Topic

drug prices

20 petitions

Started 3 days ago

Petition to Food and Drug Administration

Reduce the price of the most expensive drug Zolgensma that treats Spinal Muscular Atrophy!

Everyone should stand up for affordable access to a lifesaving drug!!! In May 2019, the Federal Drug and Administration (FDA) approved Zolgensma to treat newborns and toddlers up to age 2 who are born with SMA (Spinal Muscular Atrophy), which is a gene disorder. Priced at $2.1 MILLION for five years, the drug is one of the most expensive drugs to be approved. SMA Type 1, the severest form, is almost always fatal by 2 years of age, with a 50% mortality rate by 7 months, and a 90% mortality rate by 12 months. Zolgensma is too expensive to acquire even with the support of different charity organizations. Until parents find out that there is something wrong with their newborns, a few months elapse. Then until a proper diagnosis of a child is performed, several other months pass by leaving parents with little time to find adequate funds. While insurance companies may take some financial burden off parents in the US, children around the world are also diagnosed with this disorder. Because of that, the price for this specific gene therapy, Zolgensma, needs to be lowered to make it more affordable for babies that need it!!!! Right now, it's way too expensive!!! Please lower substantially the price of the drug, Zolgensma, so that families in the US and around the world can potentially be able to afford this drug for their babies! Otherwise, a lot of affected families are left without an adequate SMA drug treatment since that drug currently CARRIES A SUBSTANTIAL TAG PRICE!! SMA Type 1 is a severe type of Spinal Muscular Atrophy. A child may not be able to support their head or sit without help. They may have floppy arms and legs and problems swallowing. The biggest concern is weakness in the muscles that control breathing. Most children with type 1 SMA don't live past age 2 because of breathing problems.

ewelina salaga
85 supporters
Started 5 months ago

Petition to U.S. House of Representatives, U.S. Senate, United States Department of Health and Human Services

BAN direct-to-consumer advertising by Big Pharma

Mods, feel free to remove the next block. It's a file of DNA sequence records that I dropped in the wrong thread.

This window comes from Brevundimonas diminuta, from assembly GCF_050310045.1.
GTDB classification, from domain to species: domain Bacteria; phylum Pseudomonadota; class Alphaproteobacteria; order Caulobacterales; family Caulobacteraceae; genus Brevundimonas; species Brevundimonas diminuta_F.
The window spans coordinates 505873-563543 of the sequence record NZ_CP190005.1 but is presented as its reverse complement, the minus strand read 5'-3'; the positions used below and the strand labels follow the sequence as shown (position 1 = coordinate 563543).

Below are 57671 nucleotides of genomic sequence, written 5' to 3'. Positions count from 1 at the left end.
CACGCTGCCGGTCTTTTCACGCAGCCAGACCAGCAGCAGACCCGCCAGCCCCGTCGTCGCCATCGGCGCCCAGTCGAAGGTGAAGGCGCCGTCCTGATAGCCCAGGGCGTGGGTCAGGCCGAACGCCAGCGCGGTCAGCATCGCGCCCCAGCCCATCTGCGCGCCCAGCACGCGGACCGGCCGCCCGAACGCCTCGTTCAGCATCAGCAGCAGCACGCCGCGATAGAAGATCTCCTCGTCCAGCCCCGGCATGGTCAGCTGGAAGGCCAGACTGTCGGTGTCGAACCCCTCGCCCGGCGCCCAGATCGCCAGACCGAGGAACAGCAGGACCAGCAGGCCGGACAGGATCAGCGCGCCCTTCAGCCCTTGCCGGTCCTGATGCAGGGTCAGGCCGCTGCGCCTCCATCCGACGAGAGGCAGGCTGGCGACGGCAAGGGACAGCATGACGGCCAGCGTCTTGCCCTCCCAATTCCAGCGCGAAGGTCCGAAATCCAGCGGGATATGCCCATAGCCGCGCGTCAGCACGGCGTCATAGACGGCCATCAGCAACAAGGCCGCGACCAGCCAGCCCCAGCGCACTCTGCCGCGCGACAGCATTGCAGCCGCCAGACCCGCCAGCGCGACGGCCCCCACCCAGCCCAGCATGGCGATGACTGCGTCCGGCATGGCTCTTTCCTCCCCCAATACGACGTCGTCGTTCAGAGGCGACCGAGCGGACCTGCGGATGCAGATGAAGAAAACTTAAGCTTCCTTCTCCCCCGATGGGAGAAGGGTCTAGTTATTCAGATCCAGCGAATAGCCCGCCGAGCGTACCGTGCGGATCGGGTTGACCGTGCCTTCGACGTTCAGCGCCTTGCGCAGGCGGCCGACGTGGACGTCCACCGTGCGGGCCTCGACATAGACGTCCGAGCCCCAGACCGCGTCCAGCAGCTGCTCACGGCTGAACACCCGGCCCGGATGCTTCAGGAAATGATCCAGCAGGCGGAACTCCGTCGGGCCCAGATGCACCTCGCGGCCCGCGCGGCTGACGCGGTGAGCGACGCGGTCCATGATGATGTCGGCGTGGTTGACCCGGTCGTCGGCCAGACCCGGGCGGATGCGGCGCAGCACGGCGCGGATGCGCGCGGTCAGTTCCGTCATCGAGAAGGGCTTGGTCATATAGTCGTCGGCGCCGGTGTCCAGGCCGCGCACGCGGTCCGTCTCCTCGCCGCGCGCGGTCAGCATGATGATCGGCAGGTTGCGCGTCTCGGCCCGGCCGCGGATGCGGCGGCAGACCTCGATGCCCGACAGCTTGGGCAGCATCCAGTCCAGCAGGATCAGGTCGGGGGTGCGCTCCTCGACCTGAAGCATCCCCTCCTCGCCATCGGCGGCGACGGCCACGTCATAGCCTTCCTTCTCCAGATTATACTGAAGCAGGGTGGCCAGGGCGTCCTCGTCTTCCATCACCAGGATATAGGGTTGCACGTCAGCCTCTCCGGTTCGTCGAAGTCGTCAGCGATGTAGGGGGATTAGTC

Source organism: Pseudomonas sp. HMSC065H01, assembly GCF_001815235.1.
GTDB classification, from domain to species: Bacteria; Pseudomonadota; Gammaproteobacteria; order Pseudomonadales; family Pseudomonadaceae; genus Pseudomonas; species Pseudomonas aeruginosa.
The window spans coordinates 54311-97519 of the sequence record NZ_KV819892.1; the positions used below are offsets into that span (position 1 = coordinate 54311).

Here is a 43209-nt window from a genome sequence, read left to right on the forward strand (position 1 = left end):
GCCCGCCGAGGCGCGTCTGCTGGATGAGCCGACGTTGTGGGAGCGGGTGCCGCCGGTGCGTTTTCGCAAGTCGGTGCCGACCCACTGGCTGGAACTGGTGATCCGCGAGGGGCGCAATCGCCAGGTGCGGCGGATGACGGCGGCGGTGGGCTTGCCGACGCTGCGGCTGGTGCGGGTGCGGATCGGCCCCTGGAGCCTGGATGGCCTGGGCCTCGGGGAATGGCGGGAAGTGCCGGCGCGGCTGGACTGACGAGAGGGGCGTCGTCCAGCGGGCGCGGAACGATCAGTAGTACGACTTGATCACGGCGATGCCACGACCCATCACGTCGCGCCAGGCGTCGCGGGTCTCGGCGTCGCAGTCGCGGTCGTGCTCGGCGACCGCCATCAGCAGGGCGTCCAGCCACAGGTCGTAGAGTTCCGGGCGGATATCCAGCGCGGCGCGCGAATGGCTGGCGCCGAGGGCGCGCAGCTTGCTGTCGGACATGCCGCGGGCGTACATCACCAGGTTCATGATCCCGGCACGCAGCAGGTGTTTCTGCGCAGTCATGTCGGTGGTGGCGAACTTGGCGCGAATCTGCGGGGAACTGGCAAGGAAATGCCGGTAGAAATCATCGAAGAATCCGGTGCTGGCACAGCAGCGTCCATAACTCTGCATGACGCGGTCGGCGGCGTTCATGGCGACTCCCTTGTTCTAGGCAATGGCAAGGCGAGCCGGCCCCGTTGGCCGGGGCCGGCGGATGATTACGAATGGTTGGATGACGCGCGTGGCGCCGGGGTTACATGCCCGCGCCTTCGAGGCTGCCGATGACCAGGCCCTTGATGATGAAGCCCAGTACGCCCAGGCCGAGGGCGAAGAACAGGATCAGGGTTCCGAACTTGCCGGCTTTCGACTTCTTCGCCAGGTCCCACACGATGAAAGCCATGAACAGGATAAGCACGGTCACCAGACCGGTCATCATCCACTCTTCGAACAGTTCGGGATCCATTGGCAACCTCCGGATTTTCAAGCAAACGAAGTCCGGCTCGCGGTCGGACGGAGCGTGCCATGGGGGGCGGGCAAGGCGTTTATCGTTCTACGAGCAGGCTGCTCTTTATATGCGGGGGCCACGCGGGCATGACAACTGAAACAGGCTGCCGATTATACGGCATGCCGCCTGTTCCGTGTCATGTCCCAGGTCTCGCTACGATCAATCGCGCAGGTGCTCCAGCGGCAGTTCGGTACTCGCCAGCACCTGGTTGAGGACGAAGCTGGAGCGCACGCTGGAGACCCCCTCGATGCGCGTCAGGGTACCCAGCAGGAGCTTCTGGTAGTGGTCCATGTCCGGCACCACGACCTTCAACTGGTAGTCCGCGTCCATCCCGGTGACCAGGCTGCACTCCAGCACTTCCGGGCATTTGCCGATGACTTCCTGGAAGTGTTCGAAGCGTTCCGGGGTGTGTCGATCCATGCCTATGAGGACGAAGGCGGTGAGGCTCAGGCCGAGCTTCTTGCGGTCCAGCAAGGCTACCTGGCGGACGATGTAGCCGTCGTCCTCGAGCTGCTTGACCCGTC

The top 10 US based drug manufacturers recently took in a combined annual $245 billion in revenue, a figure that has increased steadily every year. Big Pharma's ever-recurring explanation for this is they have to raise drug prices because they need more money for research and development. Since 2012, Pfizer - one of the biggest ad spenders - has increased the price of its pain management drug Lyrica by 163%. However, Pfizer spent nearly 8% LESS on R&D than it spent on advertising alone. The drug giant dedicated a whopping 67% less to R&D than advertising, corporate overhead and profits combined. In 2018, spending on advertising for the top five selling brand name prescription drugs climbed 5% over the previous year.  Overall, studies have found that more than 19 cents of every Big Pharma revenue dollar goes to direct-to-consumer marketing — $47 billion for just the top 10 drug makers. Pfizer won the distinction of being the worst offender.  This affects everyone, whether you are covered by Medicare, a private insurance plan, or worse, one of the ever-increasing uninsured. Prescription drug plans pass these costs on to the consumer, and the uninsured are faced with an astronomical charge to get the medicine that at least may greatly increase quality of life, if not possibly save it. I was recently diagnosed with DVT (blood clots) in the lower leg. It was my doctor, not me, who determined that the best course of treatment was a three month regimen of the drug Eliquis, a blood thinner under patent by Pfizer. My out-of-pocket cost was $88, but the drug plan's cost was $1,175 - for a total of $1,263. So, about $240 of that payment will go towards bombarding me with incessant ads urging me to ask my doctor if Eliquis is right for me.  This insanity has to stop.  Globally, every country except the US and New Zealand has outlawed direct-to-consumer drug ads. Big Pharma doesn't want this because studies have found that many patients actually follow their ad nauseam advice to “ask your doctor” if a specific brand name drug "is right for you" when they’ve seen ads for that medication on TV or online. It is not the general public's responsibility to suggest to a medical professional what medication, if any, is needed for their condition based on ads they've seen on TV. Congress has failed to take action on this, because they receive huge sums of money in campaign donations from Big Pharma to enable this wasteful spending. They are bought and sold representatives of the drug companies, when they are supposed to be representatives of we the people. These drugs are also awarded longstanding patents, preventing lower-priced generic equivalents from being offered for years. This creates monopolies that enable opportunistic price gouging by these soulless corporations whose only concern is how much money they can extract from you to keep you alive. It's long past time for your government to stop providing lip-service of "more affordable health care" and actually do something about the problem.  BAN direct-to-consumer advertising by Big Pharma. The top 10 drug ad expenditures by Big Pharma in 2019: 1. Humira    (Abbvie)2. Xeljanz   (Pfizer)3. Dupixent (Regeneron)4. Chantix   (Pfizer)5. Emgality  (Eli Lilly)6. Ozempic  (Novo Nordisk)7. Eliquis     (Pfizer)8. Keytruda (Merck)9. Otezla     (Celgene)10.Trulicity  (Eli Lilly)   Sources:  Global Data Kantar Media Campaign for Sustainable Rx Pricing